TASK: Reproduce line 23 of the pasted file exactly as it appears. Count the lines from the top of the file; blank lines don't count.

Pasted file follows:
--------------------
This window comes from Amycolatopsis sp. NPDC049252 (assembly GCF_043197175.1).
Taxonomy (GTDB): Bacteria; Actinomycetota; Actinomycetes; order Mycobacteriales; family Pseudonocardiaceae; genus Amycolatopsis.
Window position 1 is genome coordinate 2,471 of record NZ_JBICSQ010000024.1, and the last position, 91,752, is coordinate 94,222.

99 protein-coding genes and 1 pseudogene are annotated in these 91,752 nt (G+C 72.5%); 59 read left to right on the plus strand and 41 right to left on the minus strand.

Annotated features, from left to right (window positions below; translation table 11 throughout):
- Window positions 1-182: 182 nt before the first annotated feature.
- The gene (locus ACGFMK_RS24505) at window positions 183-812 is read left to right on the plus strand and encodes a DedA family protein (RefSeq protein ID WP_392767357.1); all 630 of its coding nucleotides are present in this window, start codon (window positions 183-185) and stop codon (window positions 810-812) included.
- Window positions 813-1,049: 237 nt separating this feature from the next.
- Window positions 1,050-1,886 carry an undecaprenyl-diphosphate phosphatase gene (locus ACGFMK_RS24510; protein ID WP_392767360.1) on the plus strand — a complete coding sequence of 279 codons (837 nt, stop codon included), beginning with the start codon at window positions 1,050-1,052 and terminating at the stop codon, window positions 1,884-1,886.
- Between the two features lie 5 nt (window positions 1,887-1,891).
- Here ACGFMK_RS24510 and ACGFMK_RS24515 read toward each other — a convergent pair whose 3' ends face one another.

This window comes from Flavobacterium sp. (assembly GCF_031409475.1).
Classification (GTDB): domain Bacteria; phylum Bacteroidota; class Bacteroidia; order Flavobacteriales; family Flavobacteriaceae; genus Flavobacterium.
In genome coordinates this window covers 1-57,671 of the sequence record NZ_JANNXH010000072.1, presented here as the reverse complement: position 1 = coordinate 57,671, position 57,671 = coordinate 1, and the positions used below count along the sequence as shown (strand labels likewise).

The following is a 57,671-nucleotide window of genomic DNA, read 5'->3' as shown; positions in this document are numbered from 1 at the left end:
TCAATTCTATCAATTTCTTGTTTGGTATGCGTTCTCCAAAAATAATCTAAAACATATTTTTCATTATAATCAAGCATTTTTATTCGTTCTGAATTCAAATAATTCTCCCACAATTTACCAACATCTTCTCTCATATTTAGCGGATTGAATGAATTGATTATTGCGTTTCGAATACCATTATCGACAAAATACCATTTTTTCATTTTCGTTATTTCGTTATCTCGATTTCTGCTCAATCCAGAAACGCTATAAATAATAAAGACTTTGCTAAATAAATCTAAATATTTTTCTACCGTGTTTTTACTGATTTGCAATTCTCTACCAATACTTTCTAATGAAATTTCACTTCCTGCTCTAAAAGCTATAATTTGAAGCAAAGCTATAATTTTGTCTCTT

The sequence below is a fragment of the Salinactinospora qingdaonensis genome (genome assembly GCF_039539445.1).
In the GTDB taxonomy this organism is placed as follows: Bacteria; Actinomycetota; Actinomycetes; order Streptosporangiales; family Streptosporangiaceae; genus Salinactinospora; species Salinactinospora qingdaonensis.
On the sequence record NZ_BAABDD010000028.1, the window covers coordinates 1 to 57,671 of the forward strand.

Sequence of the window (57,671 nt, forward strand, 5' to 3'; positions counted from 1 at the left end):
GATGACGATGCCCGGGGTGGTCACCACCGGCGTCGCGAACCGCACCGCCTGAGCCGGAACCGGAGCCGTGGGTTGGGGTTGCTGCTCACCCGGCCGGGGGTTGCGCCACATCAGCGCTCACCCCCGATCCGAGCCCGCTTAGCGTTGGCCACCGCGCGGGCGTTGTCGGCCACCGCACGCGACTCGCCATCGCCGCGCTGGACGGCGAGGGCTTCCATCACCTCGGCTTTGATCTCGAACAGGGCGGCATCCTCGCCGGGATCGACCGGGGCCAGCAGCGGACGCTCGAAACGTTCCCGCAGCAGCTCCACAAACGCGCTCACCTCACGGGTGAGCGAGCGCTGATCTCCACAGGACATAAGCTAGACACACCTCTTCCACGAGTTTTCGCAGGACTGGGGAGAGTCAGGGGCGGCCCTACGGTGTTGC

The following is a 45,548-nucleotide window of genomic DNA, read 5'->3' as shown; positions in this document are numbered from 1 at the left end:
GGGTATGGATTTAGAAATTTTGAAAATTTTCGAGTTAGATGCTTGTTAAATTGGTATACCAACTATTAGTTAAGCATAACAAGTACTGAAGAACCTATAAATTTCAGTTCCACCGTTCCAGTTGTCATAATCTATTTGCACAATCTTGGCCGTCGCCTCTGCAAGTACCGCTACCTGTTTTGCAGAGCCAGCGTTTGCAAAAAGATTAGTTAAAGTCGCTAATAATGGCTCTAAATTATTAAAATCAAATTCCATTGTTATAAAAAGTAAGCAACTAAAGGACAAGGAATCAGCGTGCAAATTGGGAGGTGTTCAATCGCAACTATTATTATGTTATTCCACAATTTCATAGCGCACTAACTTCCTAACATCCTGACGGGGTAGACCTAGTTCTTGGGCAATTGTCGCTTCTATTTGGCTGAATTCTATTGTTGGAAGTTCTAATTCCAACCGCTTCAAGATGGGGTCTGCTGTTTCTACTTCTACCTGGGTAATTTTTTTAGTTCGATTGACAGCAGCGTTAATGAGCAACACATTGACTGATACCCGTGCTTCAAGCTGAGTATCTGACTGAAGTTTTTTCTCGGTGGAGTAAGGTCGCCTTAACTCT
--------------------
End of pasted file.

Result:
GGGTATGGATTTAGAAATTTTGAAAATTTTCGAGTTAGATGCTTGTTAAATTGGTATACCAACTATTAGTTAAGCATAACAAGTACTGAAGAACCTATAAATTTCAGTTCCACCGTTCCAGTTGTCATAATCTATTTGCACAATCTTGGCCGTCGCCTCTGCAAGTACCGCTACCTGTTTTGCAGAGCCAGCGTTTGCAAAAAGATTAGTTAAAGTCGCTAATAATGGCTCTAAATTATTAAAATCAAATTCCATTGTTATAAAAAGTAAGCAACTAAAGGACAAGGAATCAGCGTGCAAATTGGGAGGTGTTCAATCGCAACTATTATTATGTTATTCCACAATTTCATAGCGCACTAACTTCCTAACATCCTGACGGGGTAGACCTAGTTCTTGGGCAATTGTCGCTTCTATTTGGCTGAATTCTATTGTTGGAAGTTCTAATTCCAACCGCTTCAAGATGGGGTCTGCTGTTTCTACTTCTACCTGGGTAATTTTTTTAGTTCGATTGACAGCAGCGTTAATGAGCAACACATTGACTGATACCCGTGCTTCAAGCTGAGTATCTGACTGAAGTTTTTTCTCGGTGGAGTAAGGTCGCCTTAACTCT